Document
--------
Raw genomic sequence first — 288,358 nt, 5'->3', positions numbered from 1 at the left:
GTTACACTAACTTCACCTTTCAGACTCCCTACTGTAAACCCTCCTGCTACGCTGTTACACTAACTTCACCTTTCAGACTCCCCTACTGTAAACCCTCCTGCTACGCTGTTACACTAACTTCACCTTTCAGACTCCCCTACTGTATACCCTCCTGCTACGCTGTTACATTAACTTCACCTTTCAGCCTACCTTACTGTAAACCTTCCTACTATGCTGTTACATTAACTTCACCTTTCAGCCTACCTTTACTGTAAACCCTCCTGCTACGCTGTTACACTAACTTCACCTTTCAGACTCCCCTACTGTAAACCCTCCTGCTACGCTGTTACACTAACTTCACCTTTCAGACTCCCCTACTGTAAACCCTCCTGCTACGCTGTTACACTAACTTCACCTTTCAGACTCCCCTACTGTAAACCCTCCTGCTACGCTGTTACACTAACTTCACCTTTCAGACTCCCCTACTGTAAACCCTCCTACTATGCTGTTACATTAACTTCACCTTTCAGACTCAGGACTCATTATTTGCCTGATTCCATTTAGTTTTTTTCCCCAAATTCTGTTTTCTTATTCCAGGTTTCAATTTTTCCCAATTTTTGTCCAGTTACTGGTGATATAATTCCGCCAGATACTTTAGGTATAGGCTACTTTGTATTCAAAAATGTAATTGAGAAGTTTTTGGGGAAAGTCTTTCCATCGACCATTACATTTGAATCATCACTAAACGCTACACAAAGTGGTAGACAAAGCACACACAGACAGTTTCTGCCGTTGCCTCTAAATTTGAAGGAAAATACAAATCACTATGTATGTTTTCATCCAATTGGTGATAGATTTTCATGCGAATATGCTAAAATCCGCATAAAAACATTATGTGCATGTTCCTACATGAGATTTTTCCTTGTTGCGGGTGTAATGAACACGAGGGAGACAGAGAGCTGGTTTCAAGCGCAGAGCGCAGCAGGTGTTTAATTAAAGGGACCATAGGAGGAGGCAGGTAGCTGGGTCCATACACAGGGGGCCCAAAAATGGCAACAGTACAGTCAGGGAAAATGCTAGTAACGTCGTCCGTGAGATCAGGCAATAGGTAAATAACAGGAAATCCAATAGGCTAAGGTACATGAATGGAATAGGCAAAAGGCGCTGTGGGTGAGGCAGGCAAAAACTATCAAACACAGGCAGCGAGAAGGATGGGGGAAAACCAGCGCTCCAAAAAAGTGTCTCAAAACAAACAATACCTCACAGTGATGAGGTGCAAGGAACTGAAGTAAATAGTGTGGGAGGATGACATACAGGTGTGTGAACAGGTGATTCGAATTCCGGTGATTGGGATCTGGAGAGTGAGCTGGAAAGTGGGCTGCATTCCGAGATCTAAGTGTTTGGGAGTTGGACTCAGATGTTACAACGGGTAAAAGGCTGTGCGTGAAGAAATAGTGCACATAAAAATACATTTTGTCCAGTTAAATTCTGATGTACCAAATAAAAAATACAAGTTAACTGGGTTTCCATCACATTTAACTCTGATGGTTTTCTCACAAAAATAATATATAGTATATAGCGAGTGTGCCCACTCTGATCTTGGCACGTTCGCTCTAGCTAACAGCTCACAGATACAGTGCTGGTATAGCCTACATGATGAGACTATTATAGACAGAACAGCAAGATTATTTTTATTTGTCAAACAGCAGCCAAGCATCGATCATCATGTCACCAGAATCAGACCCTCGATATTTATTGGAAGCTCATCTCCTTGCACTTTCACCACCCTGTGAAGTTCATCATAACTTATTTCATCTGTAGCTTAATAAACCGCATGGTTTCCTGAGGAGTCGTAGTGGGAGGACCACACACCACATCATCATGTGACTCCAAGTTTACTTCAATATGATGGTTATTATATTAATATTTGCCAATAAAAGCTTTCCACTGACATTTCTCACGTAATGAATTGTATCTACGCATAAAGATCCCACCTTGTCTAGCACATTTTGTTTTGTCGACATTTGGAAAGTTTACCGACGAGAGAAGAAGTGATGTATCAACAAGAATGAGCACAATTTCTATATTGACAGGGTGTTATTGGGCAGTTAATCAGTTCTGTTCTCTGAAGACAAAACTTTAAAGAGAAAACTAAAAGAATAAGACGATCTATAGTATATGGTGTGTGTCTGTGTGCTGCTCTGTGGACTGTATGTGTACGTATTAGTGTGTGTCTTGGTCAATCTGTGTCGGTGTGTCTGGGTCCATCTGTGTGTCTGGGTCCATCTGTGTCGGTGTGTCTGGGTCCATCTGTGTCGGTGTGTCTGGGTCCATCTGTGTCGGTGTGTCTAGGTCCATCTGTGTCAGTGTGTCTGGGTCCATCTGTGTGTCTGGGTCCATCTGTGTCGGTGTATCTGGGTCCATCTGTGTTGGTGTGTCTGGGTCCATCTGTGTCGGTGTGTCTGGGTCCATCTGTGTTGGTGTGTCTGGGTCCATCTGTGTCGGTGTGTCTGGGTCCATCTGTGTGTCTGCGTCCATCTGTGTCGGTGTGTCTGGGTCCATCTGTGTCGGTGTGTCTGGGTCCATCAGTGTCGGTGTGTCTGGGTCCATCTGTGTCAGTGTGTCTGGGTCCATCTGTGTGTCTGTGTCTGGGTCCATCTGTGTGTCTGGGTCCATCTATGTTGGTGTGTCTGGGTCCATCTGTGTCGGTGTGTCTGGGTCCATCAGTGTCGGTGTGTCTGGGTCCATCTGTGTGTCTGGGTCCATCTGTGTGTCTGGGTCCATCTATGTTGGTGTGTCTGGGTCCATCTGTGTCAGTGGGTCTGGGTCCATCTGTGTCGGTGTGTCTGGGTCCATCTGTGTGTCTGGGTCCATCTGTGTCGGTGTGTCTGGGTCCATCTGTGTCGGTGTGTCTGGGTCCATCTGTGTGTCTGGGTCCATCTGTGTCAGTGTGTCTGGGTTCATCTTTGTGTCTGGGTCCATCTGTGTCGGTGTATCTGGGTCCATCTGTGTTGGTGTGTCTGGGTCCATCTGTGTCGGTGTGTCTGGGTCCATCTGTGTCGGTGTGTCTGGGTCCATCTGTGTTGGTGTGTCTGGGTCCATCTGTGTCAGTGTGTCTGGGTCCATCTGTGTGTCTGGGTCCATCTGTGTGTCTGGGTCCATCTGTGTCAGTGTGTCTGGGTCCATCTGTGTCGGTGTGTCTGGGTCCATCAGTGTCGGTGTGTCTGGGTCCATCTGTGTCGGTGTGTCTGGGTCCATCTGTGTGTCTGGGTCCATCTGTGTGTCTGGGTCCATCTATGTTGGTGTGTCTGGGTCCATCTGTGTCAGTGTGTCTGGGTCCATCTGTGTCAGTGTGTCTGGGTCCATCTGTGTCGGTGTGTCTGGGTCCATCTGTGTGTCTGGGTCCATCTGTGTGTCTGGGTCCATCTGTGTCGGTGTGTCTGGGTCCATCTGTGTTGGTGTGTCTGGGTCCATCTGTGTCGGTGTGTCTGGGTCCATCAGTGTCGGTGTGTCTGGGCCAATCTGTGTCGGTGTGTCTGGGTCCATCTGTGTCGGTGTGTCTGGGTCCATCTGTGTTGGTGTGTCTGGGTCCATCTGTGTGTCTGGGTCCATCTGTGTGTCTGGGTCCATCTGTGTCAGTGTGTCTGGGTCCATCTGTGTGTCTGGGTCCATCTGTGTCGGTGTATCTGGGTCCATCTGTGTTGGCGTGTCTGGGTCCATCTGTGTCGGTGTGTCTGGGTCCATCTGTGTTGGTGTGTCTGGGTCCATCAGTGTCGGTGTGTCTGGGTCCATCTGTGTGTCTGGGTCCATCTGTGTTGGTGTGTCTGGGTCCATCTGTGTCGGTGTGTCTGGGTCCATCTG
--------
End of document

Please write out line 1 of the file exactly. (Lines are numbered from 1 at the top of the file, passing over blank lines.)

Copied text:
Raw genomic sequence first — 288,358 nt, 5'->3', positions numbered from 1 at the left: